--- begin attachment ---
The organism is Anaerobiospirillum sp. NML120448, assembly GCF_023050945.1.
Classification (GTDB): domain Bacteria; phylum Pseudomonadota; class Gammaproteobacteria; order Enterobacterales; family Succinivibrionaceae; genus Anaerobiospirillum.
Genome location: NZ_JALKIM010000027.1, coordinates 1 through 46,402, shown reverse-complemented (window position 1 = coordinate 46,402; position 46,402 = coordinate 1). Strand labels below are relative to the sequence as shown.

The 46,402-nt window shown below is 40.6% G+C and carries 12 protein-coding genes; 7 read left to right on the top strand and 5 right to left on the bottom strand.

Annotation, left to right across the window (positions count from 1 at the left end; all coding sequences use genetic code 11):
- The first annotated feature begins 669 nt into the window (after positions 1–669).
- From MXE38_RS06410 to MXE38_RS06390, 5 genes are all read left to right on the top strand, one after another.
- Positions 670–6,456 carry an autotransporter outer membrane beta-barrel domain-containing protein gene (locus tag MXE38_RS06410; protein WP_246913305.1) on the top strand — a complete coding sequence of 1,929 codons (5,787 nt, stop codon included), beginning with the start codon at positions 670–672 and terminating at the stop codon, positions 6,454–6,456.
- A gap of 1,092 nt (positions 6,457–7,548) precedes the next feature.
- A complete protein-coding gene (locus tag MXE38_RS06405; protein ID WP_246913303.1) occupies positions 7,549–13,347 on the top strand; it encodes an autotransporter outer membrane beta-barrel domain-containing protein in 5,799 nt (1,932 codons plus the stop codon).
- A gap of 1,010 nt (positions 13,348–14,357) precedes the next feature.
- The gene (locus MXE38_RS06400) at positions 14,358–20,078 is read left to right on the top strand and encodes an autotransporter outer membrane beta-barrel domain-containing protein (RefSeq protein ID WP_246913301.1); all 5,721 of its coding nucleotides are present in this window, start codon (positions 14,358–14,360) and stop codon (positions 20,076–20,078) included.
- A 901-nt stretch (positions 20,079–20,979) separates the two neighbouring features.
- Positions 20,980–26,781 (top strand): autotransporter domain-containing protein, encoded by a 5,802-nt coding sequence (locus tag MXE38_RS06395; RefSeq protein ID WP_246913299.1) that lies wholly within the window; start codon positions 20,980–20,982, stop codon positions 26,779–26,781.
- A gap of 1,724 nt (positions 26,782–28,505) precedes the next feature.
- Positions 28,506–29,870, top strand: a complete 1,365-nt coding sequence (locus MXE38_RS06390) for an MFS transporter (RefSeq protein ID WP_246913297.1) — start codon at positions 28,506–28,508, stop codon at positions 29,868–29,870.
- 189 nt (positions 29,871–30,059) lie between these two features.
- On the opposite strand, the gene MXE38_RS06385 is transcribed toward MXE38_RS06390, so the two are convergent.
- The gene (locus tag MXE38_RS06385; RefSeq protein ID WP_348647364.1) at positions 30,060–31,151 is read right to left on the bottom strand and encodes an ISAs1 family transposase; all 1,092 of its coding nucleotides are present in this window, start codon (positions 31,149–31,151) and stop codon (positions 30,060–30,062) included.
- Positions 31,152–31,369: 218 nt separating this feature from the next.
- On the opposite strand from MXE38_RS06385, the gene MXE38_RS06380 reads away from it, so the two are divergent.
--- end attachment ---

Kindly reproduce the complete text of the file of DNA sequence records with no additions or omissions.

The organism is Anaerobiospirillum sp. NML120448, assembly GCF_023050945.1.
Classification (GTDB): domain Bacteria; phylum Pseudomonadota; class Gammaproteobacteria; order Enterobacterales; family Succinivibrionaceae; genus Anaerobiospirillum.
Genome location: NZ_JALKIM010000027.1, coordinates 1 through 46,402, shown reverse-complemented (window position 1 = coordinate 46,402; position 46,402 = coordinate 1). Strand labels below are relative to the sequence as shown.

The 46,402-nt window shown below is 40.6% G+C and carries 12 protein-coding genes; 7 read left to right on the top strand and 5 right to left on the bottom strand.

Annotation, left to right across the window (positions count from 1 at the left end; all coding sequences use genetic code 11):
- The first annotated feature begins 669 nt into the window (after positions 1–669).
- From MXE38_RS06410 to MXE38_RS06390, 5 genes are all read left to right on the top strand, one after another.
- Positions 670–6,456 carry an autotransporter outer membrane beta-barrel domain-containing protein gene (locus tag MXE38_RS06410; protein WP_246913305.1) on the top strand — a complete coding sequence of 1,929 codons (5,787 nt, stop codon included), beginning with the start codon at positions 670–672 and terminating at the stop codon, positions 6,454–6,456.
- A gap of 1,092 nt (positions 6,457–7,548) precedes the next feature.
- A complete protein-coding gene (locus tag MXE38_RS06405; protein ID WP_246913303.1) occupies positions 7,549–13,347 on the top strand; it encodes an autotransporter outer membrane beta-barrel domain-containing protein in 5,799 nt (1,932 codons plus the stop codon).
- A gap of 1,010 nt (positions 13,348–14,357) precedes the next feature.
- The gene (locus MXE38_RS06400) at positions 14,358–20,078 is read left to right on the top strand and encodes an autotransporter outer membrane beta-barrel domain-containing protein (RefSeq protein ID WP_246913301.1); all 5,721 of its coding nucleotides are present in this window, start codon (positions 14,358–14,360) and stop codon (positions 20,076–20,078) included.
- A 901-nt stretch (positions 20,079–20,979) separates the two neighbouring features.
- Positions 20,980–26,781 (top strand): autotransporter domain-containing protein, encoded by a 5,802-nt coding sequence (locus tag MXE38_RS06395; RefSeq protein ID WP_246913299.1) that lies wholly within the window; start codon positions 20,980–20,982, stop codon positions 26,779–26,781.
- A gap of 1,724 nt (positions 26,782–28,505) precedes the next feature.
- Positions 28,506–29,870, top strand: a complete 1,365-nt coding sequence (locus MXE38_RS06390) for an MFS transporter (RefSeq protein ID WP_246913297.1) — start codon at positions 28,506–28,508, stop codon at positions 29,868–29,870.
- 189 nt (positions 29,871–30,059) lie between these two features.
- On the opposite strand, the gene MXE38_RS06385 is transcribed toward MXE38_RS06390, so the two are convergent.
- The gene (locus tag MXE38_RS06385; RefSeq protein ID WP_348647364.1) at positions 30,060–31,151 is read right to left on the bottom strand and encodes an ISAs1 family transposase; all 1,092 of its coding nucleotides are present in this window, start codon (positions 31,149–31,151) and stop codon (positions 30,060–30,062) included.
- Positions 31,152–31,369: 218 nt separating this feature from the next.
- On the opposite strand from MXE38_RS06385, the gene MXE38_RS06380 reads away from it, so the two are divergent.